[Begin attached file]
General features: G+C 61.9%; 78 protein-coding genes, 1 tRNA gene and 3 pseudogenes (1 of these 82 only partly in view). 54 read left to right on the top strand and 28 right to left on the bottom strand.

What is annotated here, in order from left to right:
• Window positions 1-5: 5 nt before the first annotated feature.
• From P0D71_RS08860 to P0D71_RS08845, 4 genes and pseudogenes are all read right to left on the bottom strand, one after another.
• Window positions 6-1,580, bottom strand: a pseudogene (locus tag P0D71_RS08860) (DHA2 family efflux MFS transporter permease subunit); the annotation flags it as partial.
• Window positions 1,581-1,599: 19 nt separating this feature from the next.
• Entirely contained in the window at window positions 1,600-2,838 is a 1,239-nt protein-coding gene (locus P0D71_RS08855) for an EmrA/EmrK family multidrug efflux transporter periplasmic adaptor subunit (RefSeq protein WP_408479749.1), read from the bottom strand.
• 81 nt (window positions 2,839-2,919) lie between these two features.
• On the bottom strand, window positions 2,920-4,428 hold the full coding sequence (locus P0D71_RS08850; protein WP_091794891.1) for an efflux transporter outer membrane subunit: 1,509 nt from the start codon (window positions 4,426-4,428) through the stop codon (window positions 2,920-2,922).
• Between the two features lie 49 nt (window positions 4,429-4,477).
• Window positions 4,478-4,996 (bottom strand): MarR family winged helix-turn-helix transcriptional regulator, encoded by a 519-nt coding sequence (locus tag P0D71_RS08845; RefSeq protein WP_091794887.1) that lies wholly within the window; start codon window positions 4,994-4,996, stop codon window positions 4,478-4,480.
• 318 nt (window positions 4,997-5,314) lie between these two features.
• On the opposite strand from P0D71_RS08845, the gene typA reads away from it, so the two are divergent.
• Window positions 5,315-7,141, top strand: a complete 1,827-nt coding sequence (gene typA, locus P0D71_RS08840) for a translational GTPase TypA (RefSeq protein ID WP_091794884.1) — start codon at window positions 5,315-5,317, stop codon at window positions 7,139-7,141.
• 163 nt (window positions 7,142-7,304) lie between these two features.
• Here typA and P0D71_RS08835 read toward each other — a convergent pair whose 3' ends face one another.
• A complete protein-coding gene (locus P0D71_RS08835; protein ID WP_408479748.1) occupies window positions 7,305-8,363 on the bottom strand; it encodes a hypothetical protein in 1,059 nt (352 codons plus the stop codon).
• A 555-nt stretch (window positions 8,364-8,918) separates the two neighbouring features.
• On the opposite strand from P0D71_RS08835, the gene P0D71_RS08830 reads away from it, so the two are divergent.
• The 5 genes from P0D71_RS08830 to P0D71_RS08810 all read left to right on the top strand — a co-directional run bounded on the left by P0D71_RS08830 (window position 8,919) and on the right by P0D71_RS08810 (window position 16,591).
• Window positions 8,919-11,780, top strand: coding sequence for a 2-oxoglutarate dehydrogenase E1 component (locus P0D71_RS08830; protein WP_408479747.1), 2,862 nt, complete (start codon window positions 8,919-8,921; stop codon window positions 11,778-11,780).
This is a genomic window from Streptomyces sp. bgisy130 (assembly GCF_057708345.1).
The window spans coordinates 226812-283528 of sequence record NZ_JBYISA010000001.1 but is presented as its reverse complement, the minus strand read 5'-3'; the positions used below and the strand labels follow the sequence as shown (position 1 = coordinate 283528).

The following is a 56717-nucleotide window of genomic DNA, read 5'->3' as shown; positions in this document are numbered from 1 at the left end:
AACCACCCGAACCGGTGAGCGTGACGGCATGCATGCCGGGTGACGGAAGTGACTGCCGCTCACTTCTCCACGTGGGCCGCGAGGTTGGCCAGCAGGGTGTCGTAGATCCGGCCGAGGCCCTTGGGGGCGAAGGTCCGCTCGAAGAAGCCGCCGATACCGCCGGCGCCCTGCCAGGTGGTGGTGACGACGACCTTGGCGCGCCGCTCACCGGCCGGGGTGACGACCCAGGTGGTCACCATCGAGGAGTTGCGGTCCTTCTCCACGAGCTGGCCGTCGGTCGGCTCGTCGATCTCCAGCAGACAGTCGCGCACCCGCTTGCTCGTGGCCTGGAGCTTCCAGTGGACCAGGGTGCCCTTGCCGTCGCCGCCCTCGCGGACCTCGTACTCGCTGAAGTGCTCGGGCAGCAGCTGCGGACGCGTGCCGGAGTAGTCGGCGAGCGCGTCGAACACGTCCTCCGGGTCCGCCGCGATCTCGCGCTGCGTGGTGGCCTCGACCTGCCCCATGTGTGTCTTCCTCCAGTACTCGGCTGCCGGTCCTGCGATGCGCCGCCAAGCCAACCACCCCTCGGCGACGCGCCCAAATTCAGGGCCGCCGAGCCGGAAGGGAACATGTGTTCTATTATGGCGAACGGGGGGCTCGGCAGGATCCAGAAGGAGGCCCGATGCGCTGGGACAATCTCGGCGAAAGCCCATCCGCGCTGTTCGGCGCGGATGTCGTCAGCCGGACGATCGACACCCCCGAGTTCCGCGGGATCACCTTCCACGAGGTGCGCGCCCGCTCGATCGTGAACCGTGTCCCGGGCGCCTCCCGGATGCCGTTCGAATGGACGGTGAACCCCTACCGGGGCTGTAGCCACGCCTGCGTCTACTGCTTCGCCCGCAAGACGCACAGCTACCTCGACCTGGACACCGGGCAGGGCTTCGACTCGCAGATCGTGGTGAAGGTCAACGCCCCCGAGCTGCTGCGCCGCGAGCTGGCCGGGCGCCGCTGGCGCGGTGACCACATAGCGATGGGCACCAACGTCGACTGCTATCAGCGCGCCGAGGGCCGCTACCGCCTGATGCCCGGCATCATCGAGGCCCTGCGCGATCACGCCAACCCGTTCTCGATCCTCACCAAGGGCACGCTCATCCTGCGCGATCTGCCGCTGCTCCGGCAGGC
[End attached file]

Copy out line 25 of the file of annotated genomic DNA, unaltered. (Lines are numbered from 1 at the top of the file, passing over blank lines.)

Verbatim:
AACCACCCGAACCGGTGAGCGTGACGGCATGCATGCCGGGTGACGGAAGTGACTGCCGCTCACTTCTCCACGTGGGCCGCGAGGTTGGCCAGCAGGGTGTCGTAGATCCGGCCGAGGCCCTTGGGGGCGAAGGTCCGCTCGAAGAAGCCGCCGATACCGCCGGCGCCCTGCCAGGTGGTGGTGACGACGACCTTGGCGCGCCGCTCACCGGCCGGGGTGACGACCCAGGTGGTCACCATCGAGGAGTTGCGGTCCTTCTCCACGAGCTGGCCGTCGGTCGGCTCGTCGATCTCCAGCAGACAGTCGCGCACCCGCTTGCTCGTGGCCTGGAGCTTCCAGTGGACCAGGGTGCCCTTGCCGTCGCCGCCCTCGCGGACCTCGTACTCGCTGAAGTGCTCGGGCAGCAGCTGCGGACGCGTGCCGGAGTAGTCGGCGAGCGCGTCGAACACGTCCTCCGGGTCCGCCGCGATCTCGCGCTGCGTGGTGGCCTCGACCTGCCCCATGTGTGTCTTCCTCCAGTACTCGGCTGCCGGTCCTGCGATGCGCCGCCAAGCCAACCACCCCTCGGCGACGCGCCCAAATTCAGGGCCGCCGAGCCGGAAGGGAACATGTGTTCTATTATGGCGAACGGGGGGCTCGGCAGGATCCAGAAGGAGGCCCGATGCGCTGGGACAATCTCGGCGAAAGCCCATCCGCGCTGTTCGGCGCGGATGTCGTCAGCCGGACGATCGACACCCCCGAGTTCCGCGGGATCACCTTCCACGAGGTGCGCGCCCGCTCGATCGTGAACCGTGTCCCGGGCGCCTCCCGGATGCCGTTCGAATGGACGGTGAACCCCTACCGGGGCTGTAGCCACGCCTGCGTCTACTGCTTCGCCCGCAAGACGCACAGCTACCTCGACCTGGACACCGGGCAGGGCTTCGACTCGCAGATCGTGGTGAAGGTCAACGCCCCCGAGCTGCTGCGCCGCGAGCTGGCCGGGCGCCGCTGGCGCGGTGACCACATAGCGATGGGCACCAACGTCGACTGCTATCAGCGCGCCGAGGGCCGCTACCGCCTGATGCCCGGCATCATCGAGGCCCTGCGCGATCACGCCAACCCGTTCTCGATCCTCACCAAGGGCACGCTCATCCTGCGCGATCTGCCGCTGCTCCGGCAGGC